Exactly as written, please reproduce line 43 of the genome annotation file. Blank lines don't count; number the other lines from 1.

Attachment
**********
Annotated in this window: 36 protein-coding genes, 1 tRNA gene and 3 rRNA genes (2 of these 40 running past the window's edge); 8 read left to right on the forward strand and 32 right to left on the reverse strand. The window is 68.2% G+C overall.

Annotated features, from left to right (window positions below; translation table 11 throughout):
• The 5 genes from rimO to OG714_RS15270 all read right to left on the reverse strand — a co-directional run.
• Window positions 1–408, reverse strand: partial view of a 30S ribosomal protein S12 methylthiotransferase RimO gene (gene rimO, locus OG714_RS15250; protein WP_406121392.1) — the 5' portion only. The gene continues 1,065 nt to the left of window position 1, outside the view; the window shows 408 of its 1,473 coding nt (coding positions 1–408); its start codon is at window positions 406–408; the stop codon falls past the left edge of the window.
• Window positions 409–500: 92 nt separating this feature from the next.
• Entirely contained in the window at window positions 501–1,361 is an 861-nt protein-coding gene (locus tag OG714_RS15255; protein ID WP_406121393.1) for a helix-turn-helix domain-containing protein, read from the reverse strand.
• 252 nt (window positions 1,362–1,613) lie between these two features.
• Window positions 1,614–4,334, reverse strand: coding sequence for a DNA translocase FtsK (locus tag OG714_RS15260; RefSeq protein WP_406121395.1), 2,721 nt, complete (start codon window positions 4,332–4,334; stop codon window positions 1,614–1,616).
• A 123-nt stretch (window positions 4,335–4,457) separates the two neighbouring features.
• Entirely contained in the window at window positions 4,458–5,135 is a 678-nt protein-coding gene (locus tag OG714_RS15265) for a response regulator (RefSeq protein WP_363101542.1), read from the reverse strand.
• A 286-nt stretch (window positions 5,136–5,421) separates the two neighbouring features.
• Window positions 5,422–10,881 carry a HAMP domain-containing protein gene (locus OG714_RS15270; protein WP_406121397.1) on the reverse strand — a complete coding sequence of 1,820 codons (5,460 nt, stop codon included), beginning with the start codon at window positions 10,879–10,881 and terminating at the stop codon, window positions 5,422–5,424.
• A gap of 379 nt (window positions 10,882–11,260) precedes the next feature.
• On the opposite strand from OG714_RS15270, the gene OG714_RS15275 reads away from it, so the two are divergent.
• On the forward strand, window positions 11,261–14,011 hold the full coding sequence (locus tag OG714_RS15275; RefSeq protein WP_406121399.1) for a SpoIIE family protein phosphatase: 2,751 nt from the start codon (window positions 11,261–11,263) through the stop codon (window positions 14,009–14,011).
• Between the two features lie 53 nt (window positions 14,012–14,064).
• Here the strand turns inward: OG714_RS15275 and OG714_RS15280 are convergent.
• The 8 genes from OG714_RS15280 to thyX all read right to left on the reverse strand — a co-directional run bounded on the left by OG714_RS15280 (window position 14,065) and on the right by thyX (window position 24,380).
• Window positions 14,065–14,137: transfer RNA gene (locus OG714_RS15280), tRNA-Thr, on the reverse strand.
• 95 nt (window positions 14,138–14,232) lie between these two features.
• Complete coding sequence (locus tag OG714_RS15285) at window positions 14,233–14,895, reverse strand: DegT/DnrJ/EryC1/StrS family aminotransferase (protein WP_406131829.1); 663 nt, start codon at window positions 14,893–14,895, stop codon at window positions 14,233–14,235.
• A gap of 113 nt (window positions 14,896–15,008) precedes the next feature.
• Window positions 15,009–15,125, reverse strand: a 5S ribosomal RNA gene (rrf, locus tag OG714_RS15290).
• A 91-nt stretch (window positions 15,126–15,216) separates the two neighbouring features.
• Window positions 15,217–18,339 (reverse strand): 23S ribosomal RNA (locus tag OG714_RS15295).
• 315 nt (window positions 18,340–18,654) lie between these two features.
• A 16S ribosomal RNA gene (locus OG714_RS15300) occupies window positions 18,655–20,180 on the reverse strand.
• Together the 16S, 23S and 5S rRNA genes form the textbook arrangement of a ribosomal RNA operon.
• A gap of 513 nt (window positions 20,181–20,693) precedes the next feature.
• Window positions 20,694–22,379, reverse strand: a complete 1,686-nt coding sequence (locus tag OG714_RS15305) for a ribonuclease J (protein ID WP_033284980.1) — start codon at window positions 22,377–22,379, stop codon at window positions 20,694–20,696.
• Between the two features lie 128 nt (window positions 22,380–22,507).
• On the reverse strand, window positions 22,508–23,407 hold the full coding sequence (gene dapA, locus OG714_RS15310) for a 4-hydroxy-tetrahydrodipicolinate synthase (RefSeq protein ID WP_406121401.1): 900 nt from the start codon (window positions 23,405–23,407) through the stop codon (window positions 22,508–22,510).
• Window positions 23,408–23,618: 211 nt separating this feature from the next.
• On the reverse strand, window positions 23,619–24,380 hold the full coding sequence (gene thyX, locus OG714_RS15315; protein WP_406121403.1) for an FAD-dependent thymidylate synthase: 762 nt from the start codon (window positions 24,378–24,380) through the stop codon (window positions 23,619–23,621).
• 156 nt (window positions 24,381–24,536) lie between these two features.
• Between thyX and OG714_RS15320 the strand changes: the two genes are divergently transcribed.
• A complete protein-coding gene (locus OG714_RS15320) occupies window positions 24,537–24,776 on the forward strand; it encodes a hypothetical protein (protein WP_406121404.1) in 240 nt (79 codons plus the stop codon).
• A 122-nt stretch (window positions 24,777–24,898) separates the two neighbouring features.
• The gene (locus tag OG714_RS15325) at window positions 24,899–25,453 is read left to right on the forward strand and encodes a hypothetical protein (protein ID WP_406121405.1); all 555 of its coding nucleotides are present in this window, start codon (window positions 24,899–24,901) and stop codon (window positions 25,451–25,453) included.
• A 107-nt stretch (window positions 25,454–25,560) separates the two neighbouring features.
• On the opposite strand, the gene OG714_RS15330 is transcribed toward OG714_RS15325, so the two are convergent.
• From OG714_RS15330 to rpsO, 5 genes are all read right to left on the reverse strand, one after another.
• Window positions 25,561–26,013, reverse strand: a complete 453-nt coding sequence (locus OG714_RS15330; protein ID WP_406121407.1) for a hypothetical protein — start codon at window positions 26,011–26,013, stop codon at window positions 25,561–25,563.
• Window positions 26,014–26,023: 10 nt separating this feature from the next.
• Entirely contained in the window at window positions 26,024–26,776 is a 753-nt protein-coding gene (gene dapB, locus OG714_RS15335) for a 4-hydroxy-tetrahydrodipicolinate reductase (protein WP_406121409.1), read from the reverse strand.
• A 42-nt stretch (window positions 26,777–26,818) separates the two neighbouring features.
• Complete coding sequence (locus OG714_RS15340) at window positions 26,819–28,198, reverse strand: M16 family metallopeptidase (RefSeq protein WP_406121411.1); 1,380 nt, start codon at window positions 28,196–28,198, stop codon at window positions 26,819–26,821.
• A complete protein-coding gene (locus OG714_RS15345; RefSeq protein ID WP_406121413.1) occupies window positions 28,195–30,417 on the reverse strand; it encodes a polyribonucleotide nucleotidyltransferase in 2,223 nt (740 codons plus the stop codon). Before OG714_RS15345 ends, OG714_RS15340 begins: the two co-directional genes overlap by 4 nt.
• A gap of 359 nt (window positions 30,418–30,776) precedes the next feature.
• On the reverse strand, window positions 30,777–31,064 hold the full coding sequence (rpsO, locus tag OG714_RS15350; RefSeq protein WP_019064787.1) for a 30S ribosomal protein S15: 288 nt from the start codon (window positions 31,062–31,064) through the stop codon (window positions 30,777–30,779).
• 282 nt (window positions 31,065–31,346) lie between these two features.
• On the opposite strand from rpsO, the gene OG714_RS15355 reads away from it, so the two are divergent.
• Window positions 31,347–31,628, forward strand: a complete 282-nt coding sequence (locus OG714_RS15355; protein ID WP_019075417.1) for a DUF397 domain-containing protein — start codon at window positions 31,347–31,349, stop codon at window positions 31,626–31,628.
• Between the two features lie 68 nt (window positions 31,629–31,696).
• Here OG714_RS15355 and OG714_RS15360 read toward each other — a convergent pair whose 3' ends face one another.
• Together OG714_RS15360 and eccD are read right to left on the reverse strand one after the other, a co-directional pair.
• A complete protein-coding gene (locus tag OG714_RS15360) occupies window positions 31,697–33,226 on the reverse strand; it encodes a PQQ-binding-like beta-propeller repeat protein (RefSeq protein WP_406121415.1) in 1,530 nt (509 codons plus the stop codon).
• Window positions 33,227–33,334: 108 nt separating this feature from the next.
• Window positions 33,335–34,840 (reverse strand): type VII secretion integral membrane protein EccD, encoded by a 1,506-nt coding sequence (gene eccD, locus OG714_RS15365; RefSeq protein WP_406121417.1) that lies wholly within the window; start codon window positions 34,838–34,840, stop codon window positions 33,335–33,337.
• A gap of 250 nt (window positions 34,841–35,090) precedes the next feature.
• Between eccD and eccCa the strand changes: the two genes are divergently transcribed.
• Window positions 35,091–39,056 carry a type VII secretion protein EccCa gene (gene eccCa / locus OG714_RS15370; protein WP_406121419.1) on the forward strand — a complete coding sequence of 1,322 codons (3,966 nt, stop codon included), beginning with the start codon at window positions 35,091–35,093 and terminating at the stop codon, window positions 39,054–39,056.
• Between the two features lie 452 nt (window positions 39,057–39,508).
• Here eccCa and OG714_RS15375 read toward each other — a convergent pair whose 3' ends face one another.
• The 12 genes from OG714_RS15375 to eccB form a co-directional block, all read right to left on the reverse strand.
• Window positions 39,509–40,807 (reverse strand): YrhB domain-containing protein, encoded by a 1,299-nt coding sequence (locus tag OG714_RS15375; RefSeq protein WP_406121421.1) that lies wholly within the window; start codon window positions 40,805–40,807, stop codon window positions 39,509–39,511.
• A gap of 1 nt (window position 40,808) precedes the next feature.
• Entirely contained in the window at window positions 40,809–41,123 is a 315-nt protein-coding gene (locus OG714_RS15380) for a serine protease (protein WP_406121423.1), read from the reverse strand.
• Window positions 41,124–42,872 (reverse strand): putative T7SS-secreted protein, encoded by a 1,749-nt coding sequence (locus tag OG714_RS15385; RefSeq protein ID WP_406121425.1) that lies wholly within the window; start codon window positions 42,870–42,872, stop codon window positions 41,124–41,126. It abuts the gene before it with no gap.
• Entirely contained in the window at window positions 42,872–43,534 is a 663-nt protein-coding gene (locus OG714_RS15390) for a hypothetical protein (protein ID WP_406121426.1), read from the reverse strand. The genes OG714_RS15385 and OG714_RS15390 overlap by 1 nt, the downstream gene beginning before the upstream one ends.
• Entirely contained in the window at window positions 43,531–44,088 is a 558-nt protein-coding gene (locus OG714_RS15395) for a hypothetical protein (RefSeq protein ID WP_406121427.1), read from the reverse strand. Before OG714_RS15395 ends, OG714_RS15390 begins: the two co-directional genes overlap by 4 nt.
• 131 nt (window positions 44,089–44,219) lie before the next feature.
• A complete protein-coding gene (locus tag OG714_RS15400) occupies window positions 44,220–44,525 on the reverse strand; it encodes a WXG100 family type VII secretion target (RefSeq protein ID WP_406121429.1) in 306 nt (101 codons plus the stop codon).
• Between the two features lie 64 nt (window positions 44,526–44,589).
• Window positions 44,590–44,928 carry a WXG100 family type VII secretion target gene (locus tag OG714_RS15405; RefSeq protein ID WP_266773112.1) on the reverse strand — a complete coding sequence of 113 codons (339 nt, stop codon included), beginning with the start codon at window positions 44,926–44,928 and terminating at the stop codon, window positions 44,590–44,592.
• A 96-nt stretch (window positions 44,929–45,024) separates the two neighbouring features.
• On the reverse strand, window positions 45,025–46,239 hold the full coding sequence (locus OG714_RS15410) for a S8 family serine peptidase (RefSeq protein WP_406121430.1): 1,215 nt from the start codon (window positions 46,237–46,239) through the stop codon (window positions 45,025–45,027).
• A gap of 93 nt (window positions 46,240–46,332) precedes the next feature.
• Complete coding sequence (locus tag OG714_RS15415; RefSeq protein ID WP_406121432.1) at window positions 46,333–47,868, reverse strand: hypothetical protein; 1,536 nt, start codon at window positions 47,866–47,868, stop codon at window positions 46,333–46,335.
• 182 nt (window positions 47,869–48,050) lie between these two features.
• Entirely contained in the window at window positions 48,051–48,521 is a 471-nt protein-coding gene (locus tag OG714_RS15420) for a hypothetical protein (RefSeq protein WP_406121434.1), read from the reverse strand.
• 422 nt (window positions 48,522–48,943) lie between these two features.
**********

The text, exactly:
• Window positions 25,561–26,013, reverse strand: a complete 453-nt coding sequence (locus OG714_RS15330; protein ID WP_406121407.1) for a hypothetical protein — start codon at window positions 26,011–26,013, stop codon at window positions 25,561–25,563.